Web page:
Earlier this month, CBC Radio in Canada aired a news spot that reflected on the legacy of Rudolph and talked to some of the actors who did the voices for the characters. The legendary American actor Burl Ives narrated the story playing the part of Sam the snowman, but many of the other voice actors were from the Toronto, Canada area which was a hot-bed of voice talent in the mid-60s. These included Stan Francis (Santa Claus & King Moon Racer), Billy Mae Richards (Rudolph), and Larry D. Mann as lovable Yukon Cornelius. Two of the actors still living recently spoke to CBC Radio: Corine Conley (Rudolph's Mom) and Paul Soles (Hermie the Elf), both shared their thoughts on why the story of Rudolph has meant so much to so many over the years. To see and hear what they had to see check out this story straight from CBC:

CBC Radio - "The-Surprising-50-Year-Legacy-of-Rudolph-the-Red-Nosed-Reindeer"

The story of Rudolph, Hermie and the Misfit toys is certainly a universal one that greatly applies even in todays world. Too often, many of us struggle to try to find a way to fit in, when in the end its the world that should learn to accept us as we are. Whether we're a red-nosed reindeer or a dentist Elf, we all have a lot to offer the world and we should never short change our individuality just to try to fit in.

This will be our last post before Christmas so I want to wish you all a very Merry Christmas with your family and loved ones tomorrow!

Peace, Love & Happiness

Vincent James @

Monday, December 22, 2014

Snoopy and the Christmas Truce - 100 Years ago in 1914

Exactly one hundred years ago the world was involved in what at the time was referred to as the Great War. This war would later be known as World War I and history would reveal how unimaginably horrible this conflict really was. During these 4 long years there were more than 9 million service members killed among all sides and a staggering 7 million civilians that also lost their lives.

Perhaps the lone bright spot during this war occurred during Christmas week in 1914. It was during this time it is said that soldiers on the German side first began peacefully reaching out to the British side and many eventually came out of the trenches and crossed sides to exchange food, gifts and even played some football (known as soccer here in the US). This laying down of the arms occurred in many but not all places and was completely against the upper commands of both armies. Somehow these soldiers, these regular men from both sides, realized that if they couldn't have peace during Christmas, then what would this world really becoming to. Unfortunately this level of Christmas peace was not repeated in 1915 as the higher up commands had given strict orders (although some instances of peace did occur) and by Christmas 1916 the war had become so bitter on both sides that any chance of Christmas peace was lost.

During the British Music Invasion in the 1960s, there was an American group of six guys from Ocala, Florida who named themselves the Royal Guardsmen and have been forever known for their novelty hit "Snoopy vs. the Red Baron" from 1967 and its even more popular followup "Snoopy's Christmas". Snoopy's Christmas" commemorates the Christmas Truce by telling the story of Snoopy flying for the Allies and fighting it out in the skies against the Red Baron from the German side on Christmas Eve. When the Red Baron has Snoopy's plane damaged and square in his sights for the kill, he instead allows Snoopy to land and offers him food and drink behind enemy lines. The songs' chorus says it all for all of us:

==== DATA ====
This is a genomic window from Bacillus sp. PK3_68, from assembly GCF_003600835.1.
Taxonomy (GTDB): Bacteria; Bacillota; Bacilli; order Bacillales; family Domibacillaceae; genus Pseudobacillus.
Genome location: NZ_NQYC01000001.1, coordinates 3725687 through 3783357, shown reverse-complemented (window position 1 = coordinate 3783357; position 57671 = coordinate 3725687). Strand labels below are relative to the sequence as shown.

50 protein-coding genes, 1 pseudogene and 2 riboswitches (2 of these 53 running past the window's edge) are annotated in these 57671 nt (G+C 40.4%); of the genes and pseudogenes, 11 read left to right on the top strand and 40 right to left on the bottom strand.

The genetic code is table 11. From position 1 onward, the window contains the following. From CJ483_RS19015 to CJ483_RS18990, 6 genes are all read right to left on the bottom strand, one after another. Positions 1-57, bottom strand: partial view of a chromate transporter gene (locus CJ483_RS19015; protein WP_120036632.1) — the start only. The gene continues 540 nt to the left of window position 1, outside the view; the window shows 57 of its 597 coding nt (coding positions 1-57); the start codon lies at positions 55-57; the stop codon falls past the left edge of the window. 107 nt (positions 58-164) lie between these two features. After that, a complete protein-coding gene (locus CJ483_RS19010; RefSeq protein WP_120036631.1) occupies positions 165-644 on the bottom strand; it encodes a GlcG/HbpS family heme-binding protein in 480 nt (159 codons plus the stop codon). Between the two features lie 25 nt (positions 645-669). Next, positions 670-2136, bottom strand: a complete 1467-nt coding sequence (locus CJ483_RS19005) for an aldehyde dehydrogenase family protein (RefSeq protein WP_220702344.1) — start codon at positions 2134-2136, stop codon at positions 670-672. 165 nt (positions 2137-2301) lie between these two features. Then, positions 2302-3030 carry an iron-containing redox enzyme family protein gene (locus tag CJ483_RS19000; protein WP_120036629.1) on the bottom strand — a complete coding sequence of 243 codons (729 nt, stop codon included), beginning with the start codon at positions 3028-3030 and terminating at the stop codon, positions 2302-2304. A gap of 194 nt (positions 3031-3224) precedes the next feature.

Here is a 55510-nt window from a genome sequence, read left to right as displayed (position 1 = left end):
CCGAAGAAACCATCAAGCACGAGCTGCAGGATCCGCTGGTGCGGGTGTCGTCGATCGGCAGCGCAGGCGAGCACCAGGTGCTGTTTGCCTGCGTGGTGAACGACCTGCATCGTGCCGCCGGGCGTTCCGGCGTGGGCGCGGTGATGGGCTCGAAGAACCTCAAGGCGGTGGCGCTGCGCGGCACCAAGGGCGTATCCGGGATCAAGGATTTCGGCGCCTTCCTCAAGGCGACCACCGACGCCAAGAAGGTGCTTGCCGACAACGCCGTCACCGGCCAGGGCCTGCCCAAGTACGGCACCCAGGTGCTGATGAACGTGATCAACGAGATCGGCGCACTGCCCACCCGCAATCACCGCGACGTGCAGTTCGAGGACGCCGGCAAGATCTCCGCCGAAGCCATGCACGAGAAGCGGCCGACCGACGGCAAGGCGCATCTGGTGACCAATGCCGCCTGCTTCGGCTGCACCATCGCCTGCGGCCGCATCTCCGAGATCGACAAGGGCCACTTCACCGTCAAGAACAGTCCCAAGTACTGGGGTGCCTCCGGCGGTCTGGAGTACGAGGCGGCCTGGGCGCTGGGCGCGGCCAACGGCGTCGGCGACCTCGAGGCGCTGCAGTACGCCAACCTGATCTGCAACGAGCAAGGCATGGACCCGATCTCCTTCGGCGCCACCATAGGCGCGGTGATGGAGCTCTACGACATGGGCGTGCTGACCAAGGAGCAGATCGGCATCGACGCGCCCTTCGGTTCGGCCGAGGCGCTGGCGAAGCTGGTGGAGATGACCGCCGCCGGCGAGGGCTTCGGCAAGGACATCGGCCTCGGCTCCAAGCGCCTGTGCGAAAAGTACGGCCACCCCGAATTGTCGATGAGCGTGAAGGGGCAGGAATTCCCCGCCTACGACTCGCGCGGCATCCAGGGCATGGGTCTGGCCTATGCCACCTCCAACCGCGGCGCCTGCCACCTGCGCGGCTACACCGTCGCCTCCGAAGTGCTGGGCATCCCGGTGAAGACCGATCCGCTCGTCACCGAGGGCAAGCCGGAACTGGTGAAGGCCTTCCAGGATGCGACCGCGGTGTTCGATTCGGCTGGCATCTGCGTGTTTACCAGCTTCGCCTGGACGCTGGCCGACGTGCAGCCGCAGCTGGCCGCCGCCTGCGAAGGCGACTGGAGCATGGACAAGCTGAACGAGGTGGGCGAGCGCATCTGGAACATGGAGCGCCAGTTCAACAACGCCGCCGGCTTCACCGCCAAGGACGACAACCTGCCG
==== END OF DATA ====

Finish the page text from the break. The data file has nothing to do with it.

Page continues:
Christmas bells those Christmas bells
Ring out from the land
Asking peace of all the world
And good will to man

We can only hope that some sense of humanity still remains the fighting armies of all countries, and that some day we will see new examples of the brighter side of the human race. Here are a few good video's that combine the Snoopy cartoon with the Royal Guardsmen's tune "Snoopy's Christmas"

If you would like to learn more about the Christmas Truce , our friends as Wikipedia have a very informative article about what happened at Wikipedia - Christmas Truce

I hope everyone reading this is having a joyous and happy December leading up to Christmas this week and most importantly that there is peace in your life.

Peace, Love & Happiness

Vincent James @

Saturday, December 13, 2014

Why a Little LESS Holiday Music is a Good Thing!

Every year the same thing happens. Radio stations and stores start playing Christmas Music even before we've put away all the Halloween decorations. Every year I think to myself - Don't they have a clue, that by the time we get to Christmas Day we can't even enjoy the holiday music anymore because we've been listening to it for at least 6 weeks.

First off, how about we let Thanksgiving be its own holiday. Maybe we can start a new tradition by coming up with some great Thanksgiving songs on the holiday we're supposed to be giving thanks - "Thomas the Tasty Turkey" or something like that :) Seriously though, it wouldn't hurt to have a couple of quality Thanksgiving songs that will help this important holiday stand out on its own.

We ran across some news recently where some store chains are now playing LESS holiday music during the Christmas season. Instead of playing "Rudolph", "White Christmas" and "Santa Claus is coming to Town" 24/7 over and over again, they are mixing in holiday songs along with non-holiday music that we love to hear. FINALLY - This makes the holiday music SPECIAL because its not played ALL the time. Chains like Starbucks, Victoria's Secret and H&M are helping to create this trend and I hope many more will join them soon.